Emigrate to Canada

⇒ Canada culture

⇒ Climate

⇒ Language

⇒ School system of Canada

⇒ Health care system

⇒ Vaccinations and medical certificates

⇒ Tax system

⇒ Economy

⇒ Prices by index

⇒ Real estate

⇒ Company foundation

⇒ Visa

⇒ Safety

Canada culture

The culture of Canada is diverse and shaped by various influences, including indigenous cultures, European colonization, and immigration from around the world. Here are some characteristics and elements that distinguish the culture of Canada:

  1. Multiculturalism: Canada prides itself on its multicultural identity. The country has a policy of multiculturalism that promotes the appreciation and protection of cultural diversity. This is reflected in the multitude of ethnicities, religions, languages and traditions found throughout the country.
  2. Indigenous Cultures: Canada’s indigenous peoples, including First Nations, Inuit and Métis, play a significant role in Canadian culture. Their cultural traditions, works of art, stories and customs are an integral part of the national heritage.
  3. Bilingual society: Canada is officially a bilingual country with English and French as official languages. This is reflected in the cultural diversity of the country.
  4. Culinary diversity: Due to its multicultural population, Canada offers a wide range of culinary delights. You can enjoy dishes from all over the world, including Chinese, Indian, Italian and Vietnamese cuisine.
  5. Arts and Culture: Canada has a thriving arts scene that includes painting, literature, film, music and theater. Artists such as Leonard Cohen, Joni Mitchell, Margaret Atwood and David Cronenberg are internationally known.
  6. Nature and outdoor activities: Canada’s natural beauty is central to its culture. Canadians appreciate nature and are passionate outdoor enthusiasts. Canada offers an impressive landscape with national parks, lakes and mountains.
  7. Field hockey: Hockey is the national sport of Canada and has a special place in Canadian culture. The NHL (National Hockey League) is the most important hockey league in the world, and hockey games attract a passionate following.
  8. Festivals and holidays: Canada celebrates various cultural festivals and holidays, including Canada Day (July 1), Thanksgiving and Christmas. Different ethno-cultural groups also celebrate their own festivals and events.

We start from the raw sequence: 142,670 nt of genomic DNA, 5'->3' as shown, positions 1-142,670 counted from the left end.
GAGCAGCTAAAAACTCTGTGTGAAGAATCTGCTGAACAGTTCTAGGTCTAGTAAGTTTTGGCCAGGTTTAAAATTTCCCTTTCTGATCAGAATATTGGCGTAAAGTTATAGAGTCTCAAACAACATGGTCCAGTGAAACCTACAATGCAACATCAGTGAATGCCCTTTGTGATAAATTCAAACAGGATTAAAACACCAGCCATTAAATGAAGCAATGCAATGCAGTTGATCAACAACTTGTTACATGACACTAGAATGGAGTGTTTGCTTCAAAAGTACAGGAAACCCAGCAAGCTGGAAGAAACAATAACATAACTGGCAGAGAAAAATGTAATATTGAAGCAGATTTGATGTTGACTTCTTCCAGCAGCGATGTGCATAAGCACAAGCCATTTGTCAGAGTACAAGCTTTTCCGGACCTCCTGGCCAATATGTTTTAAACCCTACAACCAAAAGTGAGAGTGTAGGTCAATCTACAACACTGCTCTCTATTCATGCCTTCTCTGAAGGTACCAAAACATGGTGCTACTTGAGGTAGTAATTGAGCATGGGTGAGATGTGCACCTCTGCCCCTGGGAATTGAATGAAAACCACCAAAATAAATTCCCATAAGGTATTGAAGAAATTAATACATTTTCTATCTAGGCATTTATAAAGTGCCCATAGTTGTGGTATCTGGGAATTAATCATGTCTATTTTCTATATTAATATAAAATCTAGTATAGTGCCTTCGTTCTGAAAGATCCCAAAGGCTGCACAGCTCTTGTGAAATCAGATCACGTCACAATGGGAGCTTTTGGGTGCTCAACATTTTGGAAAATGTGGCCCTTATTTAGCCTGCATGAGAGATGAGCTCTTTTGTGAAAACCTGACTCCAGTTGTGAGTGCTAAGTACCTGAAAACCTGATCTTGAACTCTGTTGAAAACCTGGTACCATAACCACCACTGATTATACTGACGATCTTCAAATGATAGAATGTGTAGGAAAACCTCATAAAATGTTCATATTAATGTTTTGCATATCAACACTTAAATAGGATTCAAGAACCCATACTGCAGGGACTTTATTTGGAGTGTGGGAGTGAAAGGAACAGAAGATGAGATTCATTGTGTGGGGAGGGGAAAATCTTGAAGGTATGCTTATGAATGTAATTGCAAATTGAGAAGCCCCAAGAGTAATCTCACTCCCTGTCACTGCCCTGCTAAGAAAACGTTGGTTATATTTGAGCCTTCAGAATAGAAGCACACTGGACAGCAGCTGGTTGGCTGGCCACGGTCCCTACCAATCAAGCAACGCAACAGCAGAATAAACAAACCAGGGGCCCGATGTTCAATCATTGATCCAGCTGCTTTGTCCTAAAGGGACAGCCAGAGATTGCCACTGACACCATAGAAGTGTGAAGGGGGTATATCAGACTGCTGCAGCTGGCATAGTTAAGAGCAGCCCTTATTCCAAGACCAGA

9. Tolerance and inclusion: Canada is known for its tolerance and openness towards people of different backgrounds, religions and sexual orientations. Gender equality and the protection of human rights are at the core of Canadian values.

Canadian culture is characterized by diversity, tolerance and a strong connection to nature. It is appreciated and celebrated by people in Canada and around the world.

Die gewaltige Natur von Kanada


Canada covers an enormous geographical area and therefore has a variety of climatic zones. The climate in Canada varies greatly from region to region. Here is some general information about the climate in different parts of Canada:

  1. Atlantic Region (East): The Atlantic region, which includes provinces such as Newfoundland and Labrador, Nova Scotia, New Brunswick, and Prince Edward Island, has an oceanic climate. Winters are relatively mild, and summers are pleasant but humid. There is frequent rainfall.
  2. Central Canada (Ontario and Quebec): This region has a continental climate with cold, snowy winters and warm, humid summers. Temperatures can be very low in winter, while summers can be hot and humid.
  3. Prairies (Alberta, Manitoba, Saskatchewan): The Prairie Provinces have a dry continental climate with cold, snowy winters and dry, hot summers. Temperatures can be extremely low in winter.
  4. Rocky Mountains (West): The mountain regions in Alberta and British Columbia have an alpine climate. Winters are cold and snowy, while summers are mild. In the mountains it can snow all year round.
  5. West Coast (British Columbia): The West Coast region has a temperate oceanic climate with mild, rainy winters and warm, dry summers. There is precipitation all year round.
  6. North (Yukon, Northwest Territories, Nunavut): Northern Canada has an arctic or subarctic climate. Winters are extremely cold, and summers are short and cool. In some regions of the north there are months of darkness in winter and constant brightness in summer.
  7. Arctic (North Pole region): The Arctic in Canada has an icy polar or tundra climate. Temperatures are extremely low and the region is covered in ice and snow, even in summer.


There are two official languages in Canada: English and French. These two languages have a long history in Canada and are integral to Canadian culture and identity. Here is some information about the languages in Canada:

  1. English: English is the most widely spoken language in Canada and is spoken by the majority of the population. In most provinces and territories, English is the predominant language and the language of business and government.
  2. French: French is the second official language of Canada and is spoken mainly in the province of Quebec and in some parts of New Brunswick, Ontario and Manitoba. French is the predominant language in Quebec, and the province has its own culture and identity.
  3. Bilingual Provinces: New Brunswick is the only officially bilingual province in Canada where both English and French enjoy official status. In some parts of Ontario and Manitoba, both languages are also spoken.
  4. Indigenous Languages: Canada is also home to a variety of indigenous languages spoken by the country’s indigenous peoples. These languages are an important part of Canada’s cultural diversity.